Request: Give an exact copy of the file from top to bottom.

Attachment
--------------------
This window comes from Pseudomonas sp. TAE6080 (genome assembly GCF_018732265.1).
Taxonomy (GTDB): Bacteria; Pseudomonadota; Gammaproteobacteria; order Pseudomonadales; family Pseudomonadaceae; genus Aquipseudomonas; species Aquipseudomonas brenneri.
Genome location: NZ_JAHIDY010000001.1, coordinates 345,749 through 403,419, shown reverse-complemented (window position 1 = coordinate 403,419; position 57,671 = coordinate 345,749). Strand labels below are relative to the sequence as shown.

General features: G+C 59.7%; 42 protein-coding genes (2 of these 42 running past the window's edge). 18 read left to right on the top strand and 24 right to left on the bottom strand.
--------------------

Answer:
This window comes from Pseudomonas sp. TAE6080 (genome assembly GCF_018732265.1).
Taxonomy (GTDB): Bacteria; Pseudomonadota; Gammaproteobacteria; order Pseudomonadales; family Pseudomonadaceae; genus Aquipseudomonas; species Aquipseudomonas brenneri.
Genome location: NZ_JAHIDY010000001.1, coordinates 345,749 through 403,419, shown reverse-complemented (window position 1 = coordinate 403,419; position 57,671 = coordinate 345,749). Strand labels below are relative to the sequence as shown.

General features: G+C 59.7%; 42 protein-coding genes (2 of these 42 running past the window's edge). 18 read left to right on the top strand and 24 right to left on the bottom strand.